VTL ST-85 power amplifier Page 2

Inside, it's a classic "keep it simple" VTL design, using a pair of EL34 output tubes per side in a tetrode configuration (footnote 1). (Unlike some of the higher-priced and -powered VTL models, the ST-85 can't be switched into triode mode.) Four 12AT7s wrap up the tube complement.

The output transformers aren't the Signature models found in VTL's higher-priced amplifiers, but they're similar (though simpler) in winding layout and construction—and, of course, smaller. Removing the metal cage that protects you from the tubes (and vice versa), one finds bias-measurement points and trim pots. Adjustment is straightforward, and is profusely explained in the owner's manual.

The power of one
Initially, I didn't see why Luke was concerned about the power provided by a single ST-85 except while driving the Joseph Audio RM-7si speakers. The bass is the place where a lack of power is most often felt. The littlest "Joe Audio" monitors aren't the last word in the lowest octaves, but they do manage to reach down lower than one would suspect, and said reach wasn't limited or dulled by the ST-85.

A quick bass-is of comparison was established with the 150Wpc Audio Alchemy OM-150 solid-state amplifier. The ST-85 produced less prominent low- and midbass, which is to call it more accurate. (The OM-150 tends to be a little overwarm in the bass.) The ST-85 also exerted more control over the bass. Such results run counter to what one expects when comparing a lower-powered tube amplifier with a higher-powered solid-state model—to the ST-85's favor.

Listening to "Cumbanchero," from the outstanding you-are-there-and-"there"-is-Havana Introducing...Ruben Gonzales (CD, World Circuit/Nonesuch 79477-2), I was taken by the rich textures produced by the ST-85. I wouldn't say that the midrange was lush, as that would imply too much of a good thing. No, this was just enough of a good thing. The one area in which the solid-state OM-150 bettered the tubular ST-85 was transient snap—the cowbell punctuating the rhythm jumped out of the mix more convincingly with the OM-150. However, life is a series of tradeoffs; along with that speed came a wee too much bite in the brass. The ST-85 replayed the brass more convincingly, with a better-proportioned level of "blat."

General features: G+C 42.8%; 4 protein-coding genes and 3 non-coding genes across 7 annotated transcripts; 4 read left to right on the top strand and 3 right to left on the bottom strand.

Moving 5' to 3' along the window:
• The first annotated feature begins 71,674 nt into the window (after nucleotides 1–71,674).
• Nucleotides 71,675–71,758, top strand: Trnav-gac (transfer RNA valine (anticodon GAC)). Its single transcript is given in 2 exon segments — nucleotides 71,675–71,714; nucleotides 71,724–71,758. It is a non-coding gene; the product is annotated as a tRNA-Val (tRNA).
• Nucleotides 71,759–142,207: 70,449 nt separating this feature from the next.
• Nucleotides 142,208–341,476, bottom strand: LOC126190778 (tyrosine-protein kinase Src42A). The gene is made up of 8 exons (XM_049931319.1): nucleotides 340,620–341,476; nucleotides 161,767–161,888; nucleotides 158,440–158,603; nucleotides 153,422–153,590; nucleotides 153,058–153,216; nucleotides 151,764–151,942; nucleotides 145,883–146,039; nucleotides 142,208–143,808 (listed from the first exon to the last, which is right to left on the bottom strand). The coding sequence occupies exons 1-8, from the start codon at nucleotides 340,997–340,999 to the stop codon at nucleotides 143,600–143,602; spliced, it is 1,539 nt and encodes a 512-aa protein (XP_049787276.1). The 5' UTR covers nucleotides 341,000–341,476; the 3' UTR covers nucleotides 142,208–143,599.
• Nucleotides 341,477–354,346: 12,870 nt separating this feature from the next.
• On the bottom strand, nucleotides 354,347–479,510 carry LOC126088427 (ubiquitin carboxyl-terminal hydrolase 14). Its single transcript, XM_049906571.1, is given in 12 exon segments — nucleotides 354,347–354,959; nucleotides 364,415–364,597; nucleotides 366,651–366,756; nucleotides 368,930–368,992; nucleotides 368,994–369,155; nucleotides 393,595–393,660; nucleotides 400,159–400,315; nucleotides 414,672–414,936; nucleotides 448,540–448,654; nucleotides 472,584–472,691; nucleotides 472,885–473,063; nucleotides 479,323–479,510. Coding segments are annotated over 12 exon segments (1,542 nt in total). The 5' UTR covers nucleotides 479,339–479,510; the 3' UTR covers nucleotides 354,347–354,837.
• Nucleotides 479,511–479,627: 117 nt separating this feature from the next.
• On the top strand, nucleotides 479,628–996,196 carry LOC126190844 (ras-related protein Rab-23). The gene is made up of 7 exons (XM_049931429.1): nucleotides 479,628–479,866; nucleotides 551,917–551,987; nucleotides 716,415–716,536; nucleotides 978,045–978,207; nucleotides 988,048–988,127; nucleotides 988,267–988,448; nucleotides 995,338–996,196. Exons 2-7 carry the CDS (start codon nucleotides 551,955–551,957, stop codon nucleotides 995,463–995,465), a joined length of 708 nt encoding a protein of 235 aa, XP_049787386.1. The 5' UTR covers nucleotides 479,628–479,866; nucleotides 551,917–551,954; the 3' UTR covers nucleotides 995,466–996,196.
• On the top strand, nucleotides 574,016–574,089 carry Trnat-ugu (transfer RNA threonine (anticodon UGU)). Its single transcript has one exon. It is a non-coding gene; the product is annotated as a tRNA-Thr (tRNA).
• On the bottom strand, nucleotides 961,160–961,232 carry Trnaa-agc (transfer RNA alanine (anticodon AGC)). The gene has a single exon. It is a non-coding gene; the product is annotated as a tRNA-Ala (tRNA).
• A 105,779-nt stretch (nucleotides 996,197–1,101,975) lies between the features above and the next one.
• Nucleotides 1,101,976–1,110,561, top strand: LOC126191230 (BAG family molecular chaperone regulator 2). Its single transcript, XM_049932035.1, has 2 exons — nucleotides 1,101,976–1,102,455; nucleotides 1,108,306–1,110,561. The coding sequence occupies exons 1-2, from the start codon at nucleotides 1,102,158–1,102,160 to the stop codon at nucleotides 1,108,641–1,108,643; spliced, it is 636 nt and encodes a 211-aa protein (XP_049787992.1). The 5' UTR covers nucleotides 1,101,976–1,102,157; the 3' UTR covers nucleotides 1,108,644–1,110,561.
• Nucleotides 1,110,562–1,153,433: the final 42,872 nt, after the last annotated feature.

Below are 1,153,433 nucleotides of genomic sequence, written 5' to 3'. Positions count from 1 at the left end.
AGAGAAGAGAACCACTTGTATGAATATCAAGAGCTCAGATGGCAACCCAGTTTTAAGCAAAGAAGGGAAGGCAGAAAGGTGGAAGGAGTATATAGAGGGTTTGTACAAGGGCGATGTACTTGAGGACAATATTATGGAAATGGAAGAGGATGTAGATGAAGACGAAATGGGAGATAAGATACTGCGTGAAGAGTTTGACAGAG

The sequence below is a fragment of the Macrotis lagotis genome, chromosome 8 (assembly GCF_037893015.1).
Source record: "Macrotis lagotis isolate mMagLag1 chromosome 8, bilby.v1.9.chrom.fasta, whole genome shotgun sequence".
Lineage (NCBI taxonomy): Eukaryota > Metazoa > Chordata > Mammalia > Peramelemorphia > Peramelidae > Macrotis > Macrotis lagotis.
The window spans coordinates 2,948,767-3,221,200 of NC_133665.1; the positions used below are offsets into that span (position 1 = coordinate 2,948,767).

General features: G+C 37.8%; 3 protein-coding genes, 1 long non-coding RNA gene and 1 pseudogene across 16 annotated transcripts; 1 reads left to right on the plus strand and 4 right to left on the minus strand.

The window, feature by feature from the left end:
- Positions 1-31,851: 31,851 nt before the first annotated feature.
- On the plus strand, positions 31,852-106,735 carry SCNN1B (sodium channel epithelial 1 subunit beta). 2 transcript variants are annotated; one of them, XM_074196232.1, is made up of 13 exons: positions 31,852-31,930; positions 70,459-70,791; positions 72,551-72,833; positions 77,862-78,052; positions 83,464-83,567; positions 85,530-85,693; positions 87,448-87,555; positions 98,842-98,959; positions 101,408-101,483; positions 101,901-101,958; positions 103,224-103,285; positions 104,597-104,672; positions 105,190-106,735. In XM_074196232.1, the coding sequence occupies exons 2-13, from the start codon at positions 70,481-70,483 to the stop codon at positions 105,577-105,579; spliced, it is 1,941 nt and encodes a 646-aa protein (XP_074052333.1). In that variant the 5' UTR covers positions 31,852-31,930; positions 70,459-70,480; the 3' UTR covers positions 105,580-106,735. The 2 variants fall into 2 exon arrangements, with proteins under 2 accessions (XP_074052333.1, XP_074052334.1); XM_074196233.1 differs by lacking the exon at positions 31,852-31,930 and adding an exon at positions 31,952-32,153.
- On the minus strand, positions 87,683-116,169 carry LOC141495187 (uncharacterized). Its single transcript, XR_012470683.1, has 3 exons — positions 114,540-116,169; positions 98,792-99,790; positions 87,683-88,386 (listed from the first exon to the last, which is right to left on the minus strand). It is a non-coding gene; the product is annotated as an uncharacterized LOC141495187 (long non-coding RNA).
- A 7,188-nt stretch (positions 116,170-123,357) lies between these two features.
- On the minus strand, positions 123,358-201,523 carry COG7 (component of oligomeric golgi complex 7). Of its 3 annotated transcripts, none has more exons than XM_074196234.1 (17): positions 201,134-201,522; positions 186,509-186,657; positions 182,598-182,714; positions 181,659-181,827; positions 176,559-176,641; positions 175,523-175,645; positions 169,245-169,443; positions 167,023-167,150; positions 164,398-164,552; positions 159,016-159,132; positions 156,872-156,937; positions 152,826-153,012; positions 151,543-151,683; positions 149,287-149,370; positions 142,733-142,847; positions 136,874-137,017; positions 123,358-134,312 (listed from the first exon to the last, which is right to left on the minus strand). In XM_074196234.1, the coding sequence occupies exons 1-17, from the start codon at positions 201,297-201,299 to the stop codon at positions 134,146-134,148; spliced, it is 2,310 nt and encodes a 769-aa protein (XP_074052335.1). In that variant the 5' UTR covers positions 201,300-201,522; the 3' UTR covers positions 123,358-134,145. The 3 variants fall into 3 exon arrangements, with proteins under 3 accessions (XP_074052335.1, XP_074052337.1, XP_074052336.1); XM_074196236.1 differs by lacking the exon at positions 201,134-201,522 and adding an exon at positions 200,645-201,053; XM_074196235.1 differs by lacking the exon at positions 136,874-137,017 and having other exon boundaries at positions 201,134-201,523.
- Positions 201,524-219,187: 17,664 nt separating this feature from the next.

I gave a listen to one of Stereophile's own recordings, Serenade (CD, Stereophile STPH009-2), through both the ST-85 and the JoLida SJ 502A integrated tube amplifier. The ST-85 did a better job of rendering the sense of the performance as happening in a well-defined space—I've never been inside Santa Fe's St. Francis Auditorium, but I could imagine what it's like. The VTL also demonstrated a degree of air and sparkle—or, to put it another way, top-octave extension—that the lower-priced but higher-powered JoLida integrated couldn't match.

The VTL's ability to create a more coherent, highly delineated, three-dimensional soundscape was even demonstrated by Deadbolt's Zulu Death Mask (Cargo HED-074), an unnatural recording of an unnatural act, throbbing with reverb-laden guitars, creepy organ, and demented psychobilly mumbling. Deadbolt ain't heavy metal, but they are heavy—what else would you call a band that claims to be "The Scariest Band in the World," has guys with names like Harley Davidson, 3rd Degree Burns, and Les Vegas, and features two bass players? When it comes to heavy, there's no substitute for horsepower; the JoLida provided a tad more low-end weight, which is important when you're trying to raise the dead.

Ah! Maybe adding another ST-85 would help close that gap...

Footnote 1: No, it isn't an ultralinear circuit, formerly the norm for VTL. Luke Manley says that none of the current stable of VTL amps is an ultralinear design.
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